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I didn't look at 7...E4 but did you consider the response 8.B6? (B6 could
come either immediately or possibly after the forcing moves H4 and/or E5).

7... E8 seems to win for white.

But this may be superseded by 7.E7. This may win -- I hadn't considered
your move 7... E4. (neither 7...E5 nor 7...D6 seem to work)
After 7.E7 E4, 8.E5 is necessary. I'll look at this later if I have
the time.


William McWorter

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Oct 22, 2005, 12:22:30 PM10/22/05
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> Now if white had gone 5...G4 instead, then this wouldn't be available.
> But this gives the vertical player a winning play on the right.
>
> 9.... C5
> 10.H4
>
> Now 10...H5 (or any similar try) loses immediately to I4 -- the
> pair H4-I4 cannot be stopped from connecting to the top (because
> of the H2 piece) and the pair has two distinct ways of connecting
> to the main group. Hence,
>
> 10.... H3
> 11.J2 I3
> 12.J3 I4
> 13.J4 I6
> 14.I5 H6
> 15.H5 and it's over.
>
*************
Did I miss something? Doesn't 13. .. J6 instead of I6 win it for white?
*************
>
>
>> Can anyone verbalize the strategy of these players? At times I think
>> they
>> are trying to close the gap between their walls, or are setting up
>> multiple
>> lines of attack; but I'm unable to implement these vague ideas with any
>> significant effect. I still can't make sense of the miracles performed
>> by
>> Kurnik!'s red devils.
>>
>> William
>
> I'll give it a try.
>
**************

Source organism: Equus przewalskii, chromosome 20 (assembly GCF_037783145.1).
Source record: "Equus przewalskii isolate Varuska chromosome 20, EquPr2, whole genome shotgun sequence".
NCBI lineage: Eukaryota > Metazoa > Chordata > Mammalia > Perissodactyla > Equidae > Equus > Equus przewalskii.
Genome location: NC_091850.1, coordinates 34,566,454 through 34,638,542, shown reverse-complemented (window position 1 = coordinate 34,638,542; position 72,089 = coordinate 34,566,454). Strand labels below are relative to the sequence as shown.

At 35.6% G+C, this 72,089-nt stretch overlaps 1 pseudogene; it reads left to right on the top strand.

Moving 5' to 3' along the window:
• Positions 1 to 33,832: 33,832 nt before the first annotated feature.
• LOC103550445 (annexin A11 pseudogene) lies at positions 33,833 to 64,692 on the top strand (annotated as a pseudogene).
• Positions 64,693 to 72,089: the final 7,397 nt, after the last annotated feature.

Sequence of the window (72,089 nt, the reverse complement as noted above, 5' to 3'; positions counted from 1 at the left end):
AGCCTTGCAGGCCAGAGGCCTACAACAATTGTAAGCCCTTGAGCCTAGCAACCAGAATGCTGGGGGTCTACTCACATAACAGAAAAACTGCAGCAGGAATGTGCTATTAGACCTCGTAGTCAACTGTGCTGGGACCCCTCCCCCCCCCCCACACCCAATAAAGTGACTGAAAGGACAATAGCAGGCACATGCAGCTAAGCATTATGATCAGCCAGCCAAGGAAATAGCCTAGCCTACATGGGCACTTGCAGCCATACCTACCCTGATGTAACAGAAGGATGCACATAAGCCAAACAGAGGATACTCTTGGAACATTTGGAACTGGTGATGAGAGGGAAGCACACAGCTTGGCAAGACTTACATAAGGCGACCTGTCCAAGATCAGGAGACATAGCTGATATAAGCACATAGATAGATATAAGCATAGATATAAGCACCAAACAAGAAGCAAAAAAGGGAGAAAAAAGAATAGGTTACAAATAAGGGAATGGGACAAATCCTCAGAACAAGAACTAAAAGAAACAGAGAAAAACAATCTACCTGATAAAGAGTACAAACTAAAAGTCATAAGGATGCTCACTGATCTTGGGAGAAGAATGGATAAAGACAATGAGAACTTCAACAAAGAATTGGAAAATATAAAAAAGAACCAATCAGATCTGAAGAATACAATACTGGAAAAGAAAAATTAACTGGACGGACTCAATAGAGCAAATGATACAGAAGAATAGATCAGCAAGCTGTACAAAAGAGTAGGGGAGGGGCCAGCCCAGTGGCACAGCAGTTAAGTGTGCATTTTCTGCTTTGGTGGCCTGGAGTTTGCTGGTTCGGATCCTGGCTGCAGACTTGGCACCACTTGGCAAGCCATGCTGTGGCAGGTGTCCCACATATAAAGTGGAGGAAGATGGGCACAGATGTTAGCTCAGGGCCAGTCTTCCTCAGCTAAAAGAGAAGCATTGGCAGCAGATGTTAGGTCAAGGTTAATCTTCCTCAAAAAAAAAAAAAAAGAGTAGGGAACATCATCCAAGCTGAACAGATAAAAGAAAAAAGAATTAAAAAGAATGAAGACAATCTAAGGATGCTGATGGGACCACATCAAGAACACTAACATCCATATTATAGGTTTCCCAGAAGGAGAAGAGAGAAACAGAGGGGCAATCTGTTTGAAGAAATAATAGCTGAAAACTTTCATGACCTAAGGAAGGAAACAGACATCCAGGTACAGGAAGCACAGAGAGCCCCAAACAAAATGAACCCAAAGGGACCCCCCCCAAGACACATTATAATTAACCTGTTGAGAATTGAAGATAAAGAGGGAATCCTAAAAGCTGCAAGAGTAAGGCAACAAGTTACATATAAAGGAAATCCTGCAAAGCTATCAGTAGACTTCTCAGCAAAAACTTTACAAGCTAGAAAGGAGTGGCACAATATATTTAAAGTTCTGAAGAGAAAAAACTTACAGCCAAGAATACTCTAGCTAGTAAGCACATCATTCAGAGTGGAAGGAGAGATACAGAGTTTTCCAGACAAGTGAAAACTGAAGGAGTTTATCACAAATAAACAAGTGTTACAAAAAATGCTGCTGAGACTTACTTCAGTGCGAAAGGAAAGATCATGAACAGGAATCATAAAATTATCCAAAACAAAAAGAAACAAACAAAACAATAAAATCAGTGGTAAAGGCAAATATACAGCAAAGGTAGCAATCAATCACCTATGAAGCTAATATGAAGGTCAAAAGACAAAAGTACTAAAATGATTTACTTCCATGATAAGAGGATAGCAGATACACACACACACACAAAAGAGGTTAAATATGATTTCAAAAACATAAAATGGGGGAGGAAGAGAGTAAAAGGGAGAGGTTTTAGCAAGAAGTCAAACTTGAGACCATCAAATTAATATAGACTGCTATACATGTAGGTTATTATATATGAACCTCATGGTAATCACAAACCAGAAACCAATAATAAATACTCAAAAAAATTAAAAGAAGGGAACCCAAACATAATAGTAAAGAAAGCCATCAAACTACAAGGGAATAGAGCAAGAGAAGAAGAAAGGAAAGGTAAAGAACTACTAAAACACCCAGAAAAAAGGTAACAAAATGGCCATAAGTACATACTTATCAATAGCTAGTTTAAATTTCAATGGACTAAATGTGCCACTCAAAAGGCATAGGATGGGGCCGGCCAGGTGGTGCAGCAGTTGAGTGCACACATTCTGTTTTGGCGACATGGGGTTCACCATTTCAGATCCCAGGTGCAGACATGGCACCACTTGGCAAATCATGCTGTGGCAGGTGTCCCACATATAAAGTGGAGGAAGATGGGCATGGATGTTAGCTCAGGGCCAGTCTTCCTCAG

Thanks. I'll study this analysis below.
**************

William McWorter

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Oct 22, 2005, 1:00:48 PM10/22/05
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> I didn't look at 7...E4 but did you consider the response 8.B6? (B6 could
> come either immediately or possibly after the forcing moves H4 and/or E5).
>
*************
No, I didn't, but this seems to yield a white win with the original 5. ..
H4.

7. .. E4
8. B6 D5
9. C4 D6
10. C7 D7
11. A9 A10
12. B9 B10
13. C9 C10
14. E9 D9
15. D8 D8
*************

> 7... E8 seems to win for white.
>

**************
How does white stop black from connecting C6 to the bottom?
**************

> But this may be superseded by 7.E7. This may win -- I hadn't considered
> your move 7... E4. (neither 7...E5 nor 7...D6 seem to work)
> After 7.E7 E4, 8.E5 is necessary. I'll look at this later if I have
> the time.
>
***************
After 7. E7, 7. .. D7 seems to preserve a white win.

William
***************


rhoads

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Oct 23, 2005, 4:05:28 AM10/23/05
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William McWorter wrote:

> > Now if white had gone 5...G4 instead, then this wouldn't be available.
> > But this gives the vertical player a winning play on the right.
> >
> > 9.... C5
> > 10.H4
> >
> > Now 10...H5 (or any similar try) loses immediately to I4 -- the
> > pair H4-I4 cannot be stopped from connecting to the top (because
> > of the H2 piece) and the pair has two distinct ways of connecting
> > to the main group. Hence,
> >
> > 10.... H3
> > 11.J2 I3
> > 12.J3 I4
> > 13.J4 I6
> > 14.I5 H6
> > 15.H5 and it's over.
> >